This week, after a long period when we saw little in the way of indecency enforcement by the FCC, the Commission issued two orders compelling payment of fines for television programs broadcast in 2003.  The Commission issued a Notice of Apparent Liability (an order proposing a fine) only a few weeks ago asking ABC affiliates to respond to a potential indecency violation in connection with an NYPD Blue episode run in February 2003 (see our description of the proposed fines here and here).  Only a week after the submission of arguments against the proposed fine made by the cited affiliates in a 75 page response to the Notice of Apparent Liability, the FCC issued its order rejecting the arguments against the fines – an unheard of speed in issuing a decision.  Each station involved was fined $27,500.  Then, later in the week, the FCC issued an Order which fined a number of Fox affiliates $7000 each for perceived indecency violations in an episode of the Married By America reality television program, also broadcast in 2003 – following up on a Notice of Apparent Liability issued over two years ago by the FCC.  In one case, an incredibly quick action resulting in a large fine against many stations – in another a smaller fine against far fewer stations.  Why the differences?

The reason for fines coming now was that, in both cases, the 5 year statute of limitations was coming to an end and, if the Commission did not quickly act, it would be precluded from doing so.  In both cases, the Commission determined that it would fine only stations against which complaints were filed.  In the case of Married by America, the Commission had sent a notice of Apparent Liability to 169 stations, but ended up fining only 13 against which actual complaints had been filed.  In contrast, the Commission fined 45 stations for the NYPD Blue episode, even though the "complaints" were in many cases filed months after the program aired on the stations, and even though many of the "complaints" did not even allege that the local viewer had actually seen the program for which the fine was issued.  Instead, many of the complaints were apparently initiated by an on-line campaign urging that the people write the FCC to complain about the program – even if they hadn’t necessarily seen it.  In its decision, the Commission concluded that the fines were appropriate – even without specific allegations that the program was watched by the people who complained.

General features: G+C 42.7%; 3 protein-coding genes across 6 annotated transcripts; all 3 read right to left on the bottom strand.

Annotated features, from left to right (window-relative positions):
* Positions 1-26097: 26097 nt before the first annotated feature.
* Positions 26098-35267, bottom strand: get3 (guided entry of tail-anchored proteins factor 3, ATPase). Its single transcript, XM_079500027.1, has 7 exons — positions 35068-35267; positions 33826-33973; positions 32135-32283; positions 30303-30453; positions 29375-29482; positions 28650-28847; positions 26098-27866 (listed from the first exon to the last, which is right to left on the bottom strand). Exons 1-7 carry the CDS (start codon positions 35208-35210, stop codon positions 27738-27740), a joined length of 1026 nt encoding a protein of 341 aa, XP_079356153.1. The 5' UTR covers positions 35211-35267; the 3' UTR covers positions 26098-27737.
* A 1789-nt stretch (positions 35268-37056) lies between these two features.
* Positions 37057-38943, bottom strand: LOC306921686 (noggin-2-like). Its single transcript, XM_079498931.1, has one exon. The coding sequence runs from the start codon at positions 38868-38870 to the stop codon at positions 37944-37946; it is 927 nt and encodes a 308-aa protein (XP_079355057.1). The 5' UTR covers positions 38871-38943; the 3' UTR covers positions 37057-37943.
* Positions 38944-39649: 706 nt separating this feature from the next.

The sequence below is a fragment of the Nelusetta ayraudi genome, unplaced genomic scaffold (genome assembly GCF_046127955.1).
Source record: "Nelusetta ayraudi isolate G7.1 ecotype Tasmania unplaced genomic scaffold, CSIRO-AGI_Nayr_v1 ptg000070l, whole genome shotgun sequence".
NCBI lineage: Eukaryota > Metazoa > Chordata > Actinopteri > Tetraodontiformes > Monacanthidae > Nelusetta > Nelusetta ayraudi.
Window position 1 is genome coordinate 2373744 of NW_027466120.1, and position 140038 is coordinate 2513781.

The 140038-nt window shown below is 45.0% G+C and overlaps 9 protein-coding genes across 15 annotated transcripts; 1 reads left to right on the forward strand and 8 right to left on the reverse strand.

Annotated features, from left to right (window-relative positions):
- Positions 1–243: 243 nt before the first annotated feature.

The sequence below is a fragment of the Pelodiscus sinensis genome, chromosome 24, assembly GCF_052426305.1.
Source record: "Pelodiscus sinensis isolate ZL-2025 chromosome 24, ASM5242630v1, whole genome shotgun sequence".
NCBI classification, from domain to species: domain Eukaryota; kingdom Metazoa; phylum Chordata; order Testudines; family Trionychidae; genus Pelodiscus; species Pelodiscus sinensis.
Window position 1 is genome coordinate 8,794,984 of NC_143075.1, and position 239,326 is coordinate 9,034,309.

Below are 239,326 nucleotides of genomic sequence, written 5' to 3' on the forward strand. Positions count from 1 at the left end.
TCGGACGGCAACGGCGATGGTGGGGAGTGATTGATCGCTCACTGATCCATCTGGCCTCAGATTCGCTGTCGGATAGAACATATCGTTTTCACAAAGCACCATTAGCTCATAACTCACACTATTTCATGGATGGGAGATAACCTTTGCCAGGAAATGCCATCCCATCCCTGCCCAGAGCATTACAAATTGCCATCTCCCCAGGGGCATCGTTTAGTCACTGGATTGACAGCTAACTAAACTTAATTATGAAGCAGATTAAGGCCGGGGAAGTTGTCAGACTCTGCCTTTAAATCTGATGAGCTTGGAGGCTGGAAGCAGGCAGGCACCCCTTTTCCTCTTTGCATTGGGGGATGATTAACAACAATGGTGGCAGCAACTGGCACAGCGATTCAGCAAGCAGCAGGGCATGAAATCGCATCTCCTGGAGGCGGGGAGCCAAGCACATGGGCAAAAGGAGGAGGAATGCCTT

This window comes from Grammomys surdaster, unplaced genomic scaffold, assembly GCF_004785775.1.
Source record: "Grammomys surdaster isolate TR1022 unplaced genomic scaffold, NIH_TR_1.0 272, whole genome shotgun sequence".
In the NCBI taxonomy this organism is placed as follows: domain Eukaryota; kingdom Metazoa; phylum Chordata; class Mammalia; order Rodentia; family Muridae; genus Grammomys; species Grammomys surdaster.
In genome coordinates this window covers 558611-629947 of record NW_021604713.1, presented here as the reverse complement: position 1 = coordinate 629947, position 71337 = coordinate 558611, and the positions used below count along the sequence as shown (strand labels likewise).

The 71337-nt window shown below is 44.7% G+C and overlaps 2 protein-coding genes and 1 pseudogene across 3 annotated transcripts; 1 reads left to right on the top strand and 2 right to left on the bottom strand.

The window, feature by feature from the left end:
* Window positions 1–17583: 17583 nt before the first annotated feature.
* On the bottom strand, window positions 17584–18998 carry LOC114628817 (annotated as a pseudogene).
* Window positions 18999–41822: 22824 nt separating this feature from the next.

Continue Reading A Tale of Two Indecency Decisions – FCC Issues Fines for Married by America and NYPD Blue

Just as the FCC issued its order to implement the statutory increase in the amount of indecency fines, raising them to $325,000 per violation (see our comment, here), its enforcement of its indecency policy may be dead in its tracks.  A three judge panel of the US Court of Appeals for the Second Circuit, in a 2 to 1 decision released today, rejected the FCC’s actions against a number of television networks for broadcast indecency.  The FCC actions were in the context of "fleeting utterances," i.e. the use of specific words that the FCC determined were indecent whenever they were used.  The Court rejected the FCC decision as being arbitrary and capricious, as the FCC decisions overturned without sufficient rational explanation years of FCC precedent that had had held that the isolated use of these words was not actionable.  The FCC actions were sent back to the FCC for further consideration to see if the Commission could craft a decision that provided a rational explanation for this departure from precedent.

However, this may prove to be impossible.  While the Court’s decision was based on the FCC’s failure to provide a rational basis for its departure from precedent, the Court also said that it was difficult to imagine how the FCC could constitutionally justify its actions.  The Court pointed to the inconsistent decisions of the FCC – fining stations for the use of the "F-word" and the "S-word" in isolated utterances during awards shows, and when used in the context of a program like PBS’  The Blues, but finding that the same words were not actionable when used in Saving Private Ryan or when used by a Survivor contestant interviewed on CBS’ morning show.  In the Survivor case, the Court indicated particular confusion, as the Commission went out of its way to say that there was no blanket exclusion of news programming from the application of its indecency rules, but then it proceeded to find the softest of news – the Survivor cast-away interview – as being of sufficient importance to merit exclusion from any fine.  The Court felt that these decisions were so conflicting that a licensee would not be able to decide whether a use was permissible or not – and that such confusion, leaving so much arbitrary discretion in the hands of government decision-makers as to where to draw lines between the permissible and impermissible, would not withstand constitutional scrutiny.  It would have a chilling effect on free speech – and could be enforced in an arbitrary manner that could favor one point of view over another.


Continue Reading Second Circuit Throws Out FCC Indecency Fines